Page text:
(6) In Honolulu, McGeorge Bundy prepared a draft of what would eventually be NSAM 273. The plan was to present it to Kennedy after the meeting ended. Dated November 21, this draft reflected the change in military reporting. It speaks, for example, of a need to “turn the tide not only of battle but of belief.” Plans to intensify the struggle, however, do not go beyond what Kennedy would have approved: A paragraph calling for actions against the North underscores the role of Vietnamese forces:

    7. With respect to action against North Vietnam, there should be a detailed plan for the development of additional Government of Vietnam resources, especially for sea-going activity, and such planning should indicate the time and investment necessary to achieve a wholly new level of effectiveness in this field of action. (Emphasis added.)
    (7) At Honolulu, a preliminary plan, known as CINCPAC OPLAN 34-63 and later implemented as OPLAN 34A, was prepared for presentation. This plan called for intensified sabotage raids against the North, employing Vietnamese commandos under U.S. control—a significant escalation.5 While JCS chief Taylor had approved preparation of this plan, it had not been shown to McNamara. Tab E of the meeting’s briefing book, also approved by Taylor and also not sent in advance to McNamara, showed that the withdrawal ordered by Kennedy in October was already being gutted, by the device of substituting for the withdrawal of full units that of individual soldiers who were being rotated out of Vietnam in any event.
    (8) The final version of NSAM 273, signed by Johnson on November 26, differs from the draft in several respects. Most are minor changes of wording. The main change is that the draft paragraph 7 has been struck in its entirety (there are two pencil slashes on the November 21 draft), and replaced with the following:

    Planning should include different levels of possible increased activity, and in each instance there be estimates such factors as: A. Resulting damage to North Vietnam; B. The plausibility denial; C. Vietnamese retaliation; D. Other international reaction. Plans submitted promptly for approval by authority.
    The new language is incomplete. It does not begin by declaring outright that the subject is attacks on the North. But the thrust is unmistakable, and the restrictive reference to “Government of Vietnam resources” is now missing. Newman concludes that this change effectively provided new authority for U.S.–directed combat actions against North Vietnam. Planning for these actions began therewith, and we now know that an OPLAN 34A raid in August 1964 provoked the North Vietnamese retaliation against the destroyer Maddox, which became the first Gulf of Tonkin incident. And this in turn led to the confused incident a few nights later aboard the Turner Joy, to reports that it too had been attacked, and to Johnson’s overnight decision to seek congressional support for “retaliation” against North Vietnam. From this, of course, the larger war then flowed.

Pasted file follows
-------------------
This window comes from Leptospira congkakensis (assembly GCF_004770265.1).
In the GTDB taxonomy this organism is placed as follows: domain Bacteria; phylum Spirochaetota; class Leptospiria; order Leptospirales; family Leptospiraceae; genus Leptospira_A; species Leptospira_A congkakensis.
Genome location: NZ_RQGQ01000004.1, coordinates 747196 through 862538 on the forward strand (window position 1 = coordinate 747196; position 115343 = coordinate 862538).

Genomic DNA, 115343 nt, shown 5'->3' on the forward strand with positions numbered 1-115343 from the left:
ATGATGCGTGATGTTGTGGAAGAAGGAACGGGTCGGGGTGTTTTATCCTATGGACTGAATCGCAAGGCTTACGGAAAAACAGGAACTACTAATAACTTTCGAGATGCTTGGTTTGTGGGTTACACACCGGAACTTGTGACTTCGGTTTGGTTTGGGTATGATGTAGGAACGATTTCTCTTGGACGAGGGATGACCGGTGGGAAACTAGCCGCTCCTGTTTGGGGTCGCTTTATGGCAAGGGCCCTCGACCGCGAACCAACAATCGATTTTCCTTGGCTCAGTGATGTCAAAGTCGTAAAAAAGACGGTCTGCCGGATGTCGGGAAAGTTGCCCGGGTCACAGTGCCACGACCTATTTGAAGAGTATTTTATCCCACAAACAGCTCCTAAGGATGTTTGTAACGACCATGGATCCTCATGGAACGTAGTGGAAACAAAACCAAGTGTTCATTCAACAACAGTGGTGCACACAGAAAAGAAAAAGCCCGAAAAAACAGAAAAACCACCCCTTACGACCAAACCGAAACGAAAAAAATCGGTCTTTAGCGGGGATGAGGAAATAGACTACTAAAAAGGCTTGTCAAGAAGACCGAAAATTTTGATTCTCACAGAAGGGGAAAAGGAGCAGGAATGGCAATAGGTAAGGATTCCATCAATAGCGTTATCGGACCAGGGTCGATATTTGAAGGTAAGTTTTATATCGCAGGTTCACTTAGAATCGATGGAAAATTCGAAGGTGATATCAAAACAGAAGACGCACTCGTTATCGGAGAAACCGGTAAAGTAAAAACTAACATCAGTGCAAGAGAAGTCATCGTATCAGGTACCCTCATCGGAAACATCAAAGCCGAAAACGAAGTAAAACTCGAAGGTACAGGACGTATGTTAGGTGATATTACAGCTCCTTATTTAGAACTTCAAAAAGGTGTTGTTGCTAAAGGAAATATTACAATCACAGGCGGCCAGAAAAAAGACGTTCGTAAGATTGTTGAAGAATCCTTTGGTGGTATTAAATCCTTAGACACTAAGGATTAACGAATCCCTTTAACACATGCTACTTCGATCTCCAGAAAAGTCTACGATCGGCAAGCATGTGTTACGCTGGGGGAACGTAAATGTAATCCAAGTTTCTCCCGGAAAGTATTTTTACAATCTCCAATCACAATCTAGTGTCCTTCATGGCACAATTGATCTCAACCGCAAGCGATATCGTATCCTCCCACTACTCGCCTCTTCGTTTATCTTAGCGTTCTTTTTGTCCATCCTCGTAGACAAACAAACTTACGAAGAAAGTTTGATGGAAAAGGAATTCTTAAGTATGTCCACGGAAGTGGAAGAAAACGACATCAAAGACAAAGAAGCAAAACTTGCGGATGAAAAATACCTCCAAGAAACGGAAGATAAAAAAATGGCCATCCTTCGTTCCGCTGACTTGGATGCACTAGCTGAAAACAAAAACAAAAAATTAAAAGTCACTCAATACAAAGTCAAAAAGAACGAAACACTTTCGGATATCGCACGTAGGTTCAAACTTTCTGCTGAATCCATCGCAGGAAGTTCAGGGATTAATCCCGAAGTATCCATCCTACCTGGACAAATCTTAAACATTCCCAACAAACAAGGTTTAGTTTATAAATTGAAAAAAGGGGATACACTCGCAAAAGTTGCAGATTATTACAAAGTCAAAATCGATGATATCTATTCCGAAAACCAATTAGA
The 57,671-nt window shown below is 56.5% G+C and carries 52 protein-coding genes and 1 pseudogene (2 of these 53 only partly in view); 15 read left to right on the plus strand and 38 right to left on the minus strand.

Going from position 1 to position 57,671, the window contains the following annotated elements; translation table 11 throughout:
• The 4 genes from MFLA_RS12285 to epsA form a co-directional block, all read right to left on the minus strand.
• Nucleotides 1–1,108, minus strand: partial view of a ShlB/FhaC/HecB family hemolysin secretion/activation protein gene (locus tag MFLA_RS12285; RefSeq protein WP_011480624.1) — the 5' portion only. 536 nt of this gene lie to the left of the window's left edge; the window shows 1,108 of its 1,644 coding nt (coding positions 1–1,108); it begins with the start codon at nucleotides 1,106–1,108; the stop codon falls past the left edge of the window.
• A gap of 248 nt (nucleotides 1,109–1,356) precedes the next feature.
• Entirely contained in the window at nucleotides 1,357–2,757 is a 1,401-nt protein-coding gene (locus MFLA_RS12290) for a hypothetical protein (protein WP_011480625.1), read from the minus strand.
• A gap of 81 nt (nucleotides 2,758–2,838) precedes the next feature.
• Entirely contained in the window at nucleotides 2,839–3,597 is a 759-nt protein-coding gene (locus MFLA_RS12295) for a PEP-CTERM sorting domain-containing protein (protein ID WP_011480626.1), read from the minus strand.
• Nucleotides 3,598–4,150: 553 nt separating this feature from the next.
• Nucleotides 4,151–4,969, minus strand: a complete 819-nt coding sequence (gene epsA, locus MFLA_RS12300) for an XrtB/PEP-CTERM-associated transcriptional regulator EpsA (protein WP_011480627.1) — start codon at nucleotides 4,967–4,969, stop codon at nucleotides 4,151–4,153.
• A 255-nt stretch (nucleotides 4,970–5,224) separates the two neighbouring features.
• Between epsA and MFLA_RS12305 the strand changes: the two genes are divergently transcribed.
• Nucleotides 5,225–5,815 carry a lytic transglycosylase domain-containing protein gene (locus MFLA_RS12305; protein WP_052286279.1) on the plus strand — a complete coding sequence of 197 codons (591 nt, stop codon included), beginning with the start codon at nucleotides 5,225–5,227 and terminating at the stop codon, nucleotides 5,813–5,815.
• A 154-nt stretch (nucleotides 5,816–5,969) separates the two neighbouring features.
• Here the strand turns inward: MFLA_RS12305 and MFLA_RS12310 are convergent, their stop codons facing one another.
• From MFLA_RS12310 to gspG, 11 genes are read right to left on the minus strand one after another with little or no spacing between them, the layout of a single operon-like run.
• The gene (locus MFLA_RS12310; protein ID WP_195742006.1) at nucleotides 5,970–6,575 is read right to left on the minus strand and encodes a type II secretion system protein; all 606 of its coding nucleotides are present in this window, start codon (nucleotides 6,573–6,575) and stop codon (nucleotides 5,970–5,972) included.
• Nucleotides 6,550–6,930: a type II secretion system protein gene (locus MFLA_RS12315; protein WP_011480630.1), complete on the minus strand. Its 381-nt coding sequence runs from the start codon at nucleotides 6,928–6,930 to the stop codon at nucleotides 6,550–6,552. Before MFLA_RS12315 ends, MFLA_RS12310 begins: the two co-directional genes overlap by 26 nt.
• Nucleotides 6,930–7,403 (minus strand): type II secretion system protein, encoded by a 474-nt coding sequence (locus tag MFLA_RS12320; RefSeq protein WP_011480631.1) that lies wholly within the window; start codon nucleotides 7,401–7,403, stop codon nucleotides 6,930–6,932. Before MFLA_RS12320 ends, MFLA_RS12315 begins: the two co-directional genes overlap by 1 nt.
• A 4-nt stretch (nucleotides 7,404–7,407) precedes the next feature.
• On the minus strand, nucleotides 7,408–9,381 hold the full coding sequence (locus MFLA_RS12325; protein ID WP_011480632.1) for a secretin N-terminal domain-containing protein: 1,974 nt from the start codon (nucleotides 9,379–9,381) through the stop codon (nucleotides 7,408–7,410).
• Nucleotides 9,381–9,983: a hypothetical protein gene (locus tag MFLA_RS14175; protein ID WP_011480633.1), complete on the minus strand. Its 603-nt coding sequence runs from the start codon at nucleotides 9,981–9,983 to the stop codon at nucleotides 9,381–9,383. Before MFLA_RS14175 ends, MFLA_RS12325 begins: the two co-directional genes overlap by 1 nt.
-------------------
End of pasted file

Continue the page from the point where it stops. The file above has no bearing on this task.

* * *
    Read whole article at:

    • Concerning NSAM 273, Peter Dale Scott writes that Chomsky reads “Johnson’s NSAM as if it were as contextless as a Dead Sea Scroll,” dismissing its importance and ignoring “early accounts of it as a ‘major decision,’ a ‘pledge’ that determined ‘all that would follow,’ from journalists as diverse as Tom Wicker, Marvin Kalb, and I. F. Stone.” Scott writes that Chomsky also ignores Taylor’s memo to President Johnson of January 22, 1964, which cites NSAM 273 as authority to “prepare to escalate operations against North Vietnam.”~Ibid

    • “McNamara then reproduces the precise wording of the military recommendations from Section I(B) of the report:

      We recommend that: [1] General Harkins review with Diem the military changes necessary to complete the military campaign in the Northern and Central areas by the end of 1964, and in the Delta by the end of 1965. [2] A program be established to train Vietnamese so that essential functions now performed by U.S. military personnel can be carried out by Vietnamese by the end of 1965. It should be possible to withdraw the bulk of U.S. personnel by that time. [3] In accordance with the program to train progressively Vietnamese to take over military functions, the Defense Department should announce in the very near future presently prepared plans to withdraw 1000 U.S. military personnel by the end of 1963.
      The report then went on to make a number of recommendations to “impress upon Diem our disapproval of his political program.” These matters dealt with the repression of the Buddhists and related issues; the recommendation to announce plans to withdraw 1,000 soldiers is not listed under this heading.
      The reason for the ambiguity over the military situation, as well as the vague “it should be possible” wording of the second recommendation, becomes clearer when McNamara describes the National Security Council meeting of October 2, 1963, which revealed a “total lack of consensus” over the battlefield situation: